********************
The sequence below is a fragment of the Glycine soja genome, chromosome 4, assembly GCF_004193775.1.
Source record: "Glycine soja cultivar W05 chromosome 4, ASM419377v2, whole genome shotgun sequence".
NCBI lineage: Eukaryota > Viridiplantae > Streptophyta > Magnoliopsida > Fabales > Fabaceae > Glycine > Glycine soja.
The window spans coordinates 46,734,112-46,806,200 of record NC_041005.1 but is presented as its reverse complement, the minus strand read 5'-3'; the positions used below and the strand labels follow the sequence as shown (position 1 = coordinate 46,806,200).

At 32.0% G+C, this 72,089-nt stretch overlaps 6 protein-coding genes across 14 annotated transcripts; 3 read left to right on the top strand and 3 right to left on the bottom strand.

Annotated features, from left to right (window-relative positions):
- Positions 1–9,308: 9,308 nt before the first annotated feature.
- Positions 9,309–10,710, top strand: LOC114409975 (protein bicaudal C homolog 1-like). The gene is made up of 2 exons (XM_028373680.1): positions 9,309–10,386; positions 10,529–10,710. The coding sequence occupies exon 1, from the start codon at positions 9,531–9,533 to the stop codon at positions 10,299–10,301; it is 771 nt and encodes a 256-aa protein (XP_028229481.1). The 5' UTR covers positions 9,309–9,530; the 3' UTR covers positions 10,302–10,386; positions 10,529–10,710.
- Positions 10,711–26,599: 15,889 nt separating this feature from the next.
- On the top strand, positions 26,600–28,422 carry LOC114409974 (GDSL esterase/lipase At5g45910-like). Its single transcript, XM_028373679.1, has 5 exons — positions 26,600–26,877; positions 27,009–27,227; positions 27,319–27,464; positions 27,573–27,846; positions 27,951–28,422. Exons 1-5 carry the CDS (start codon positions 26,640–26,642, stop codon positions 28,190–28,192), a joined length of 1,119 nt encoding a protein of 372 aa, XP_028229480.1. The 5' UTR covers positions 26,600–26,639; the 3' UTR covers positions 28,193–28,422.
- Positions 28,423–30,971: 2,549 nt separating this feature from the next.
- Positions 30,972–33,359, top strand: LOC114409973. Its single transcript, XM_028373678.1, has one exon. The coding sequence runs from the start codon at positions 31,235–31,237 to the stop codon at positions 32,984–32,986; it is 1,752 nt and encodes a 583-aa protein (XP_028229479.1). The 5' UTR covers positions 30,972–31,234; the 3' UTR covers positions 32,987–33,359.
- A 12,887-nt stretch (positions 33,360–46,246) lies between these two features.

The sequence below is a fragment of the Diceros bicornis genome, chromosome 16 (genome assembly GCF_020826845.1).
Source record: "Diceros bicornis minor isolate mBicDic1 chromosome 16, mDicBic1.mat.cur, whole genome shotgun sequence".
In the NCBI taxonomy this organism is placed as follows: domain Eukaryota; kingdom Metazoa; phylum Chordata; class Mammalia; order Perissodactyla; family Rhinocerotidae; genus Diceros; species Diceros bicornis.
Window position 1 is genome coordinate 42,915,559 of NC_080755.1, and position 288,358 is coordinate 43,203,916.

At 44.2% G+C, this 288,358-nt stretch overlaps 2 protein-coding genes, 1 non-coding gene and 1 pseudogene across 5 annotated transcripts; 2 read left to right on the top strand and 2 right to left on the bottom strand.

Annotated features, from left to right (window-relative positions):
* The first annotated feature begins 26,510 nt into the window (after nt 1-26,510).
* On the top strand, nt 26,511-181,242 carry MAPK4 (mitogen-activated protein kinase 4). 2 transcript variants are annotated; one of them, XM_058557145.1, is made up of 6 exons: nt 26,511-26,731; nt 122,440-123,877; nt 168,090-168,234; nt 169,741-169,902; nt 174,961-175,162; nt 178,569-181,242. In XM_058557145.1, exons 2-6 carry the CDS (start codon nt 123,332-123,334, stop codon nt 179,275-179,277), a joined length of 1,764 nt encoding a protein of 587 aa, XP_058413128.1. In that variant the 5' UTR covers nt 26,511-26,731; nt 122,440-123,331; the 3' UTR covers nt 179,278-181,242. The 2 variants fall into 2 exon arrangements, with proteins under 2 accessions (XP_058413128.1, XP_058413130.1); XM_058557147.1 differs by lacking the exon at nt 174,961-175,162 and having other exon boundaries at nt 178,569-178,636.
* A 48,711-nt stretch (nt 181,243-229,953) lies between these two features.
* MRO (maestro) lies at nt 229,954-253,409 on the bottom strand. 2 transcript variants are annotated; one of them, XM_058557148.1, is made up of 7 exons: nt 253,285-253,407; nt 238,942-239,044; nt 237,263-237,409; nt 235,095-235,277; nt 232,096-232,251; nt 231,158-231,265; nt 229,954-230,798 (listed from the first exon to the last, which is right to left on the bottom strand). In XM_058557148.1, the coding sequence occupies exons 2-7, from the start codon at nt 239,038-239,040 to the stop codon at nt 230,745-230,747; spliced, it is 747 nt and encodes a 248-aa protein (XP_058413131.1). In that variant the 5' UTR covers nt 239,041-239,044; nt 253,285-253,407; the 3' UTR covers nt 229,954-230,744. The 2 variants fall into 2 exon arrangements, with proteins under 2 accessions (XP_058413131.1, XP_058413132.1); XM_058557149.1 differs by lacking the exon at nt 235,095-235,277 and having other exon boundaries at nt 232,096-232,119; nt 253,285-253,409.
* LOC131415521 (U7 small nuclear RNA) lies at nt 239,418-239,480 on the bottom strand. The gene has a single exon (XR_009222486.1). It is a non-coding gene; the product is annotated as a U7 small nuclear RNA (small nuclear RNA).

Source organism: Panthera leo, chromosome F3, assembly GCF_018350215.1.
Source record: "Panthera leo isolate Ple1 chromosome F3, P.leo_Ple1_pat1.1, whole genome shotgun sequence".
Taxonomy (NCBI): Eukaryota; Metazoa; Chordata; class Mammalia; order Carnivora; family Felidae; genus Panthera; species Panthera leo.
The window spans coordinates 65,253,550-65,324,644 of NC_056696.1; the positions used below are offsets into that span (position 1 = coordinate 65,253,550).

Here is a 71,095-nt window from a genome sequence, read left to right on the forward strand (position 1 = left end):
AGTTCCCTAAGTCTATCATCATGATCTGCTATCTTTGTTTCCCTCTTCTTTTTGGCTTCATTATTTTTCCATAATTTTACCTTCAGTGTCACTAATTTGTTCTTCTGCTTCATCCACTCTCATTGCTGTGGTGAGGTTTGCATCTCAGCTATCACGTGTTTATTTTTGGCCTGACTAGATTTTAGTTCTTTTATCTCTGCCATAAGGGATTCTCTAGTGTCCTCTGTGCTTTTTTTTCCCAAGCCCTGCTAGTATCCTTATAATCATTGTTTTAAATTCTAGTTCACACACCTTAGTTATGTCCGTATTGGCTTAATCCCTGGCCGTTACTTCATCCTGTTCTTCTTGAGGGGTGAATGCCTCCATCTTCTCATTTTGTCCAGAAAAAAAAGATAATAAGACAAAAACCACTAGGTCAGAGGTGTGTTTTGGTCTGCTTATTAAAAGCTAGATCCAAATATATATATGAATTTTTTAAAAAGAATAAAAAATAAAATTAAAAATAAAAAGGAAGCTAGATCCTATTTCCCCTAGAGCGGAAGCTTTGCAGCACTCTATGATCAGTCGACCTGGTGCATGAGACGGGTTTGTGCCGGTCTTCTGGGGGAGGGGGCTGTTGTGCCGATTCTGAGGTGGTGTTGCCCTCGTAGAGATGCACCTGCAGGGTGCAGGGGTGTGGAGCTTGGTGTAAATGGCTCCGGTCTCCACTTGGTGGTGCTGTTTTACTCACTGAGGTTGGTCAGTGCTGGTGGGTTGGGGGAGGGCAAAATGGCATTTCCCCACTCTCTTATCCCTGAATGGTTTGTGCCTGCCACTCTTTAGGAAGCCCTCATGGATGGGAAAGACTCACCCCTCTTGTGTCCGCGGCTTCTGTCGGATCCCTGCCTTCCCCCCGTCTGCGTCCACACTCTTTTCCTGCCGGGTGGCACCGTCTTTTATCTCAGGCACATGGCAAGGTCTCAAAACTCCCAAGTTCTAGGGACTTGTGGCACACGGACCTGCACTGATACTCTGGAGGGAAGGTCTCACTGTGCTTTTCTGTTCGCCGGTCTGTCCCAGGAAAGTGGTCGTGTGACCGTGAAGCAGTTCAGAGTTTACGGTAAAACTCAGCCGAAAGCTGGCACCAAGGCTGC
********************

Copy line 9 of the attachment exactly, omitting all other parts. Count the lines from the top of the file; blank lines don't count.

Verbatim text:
- Positions 10,711–26,599: 15,889 nt separating this feature from the next.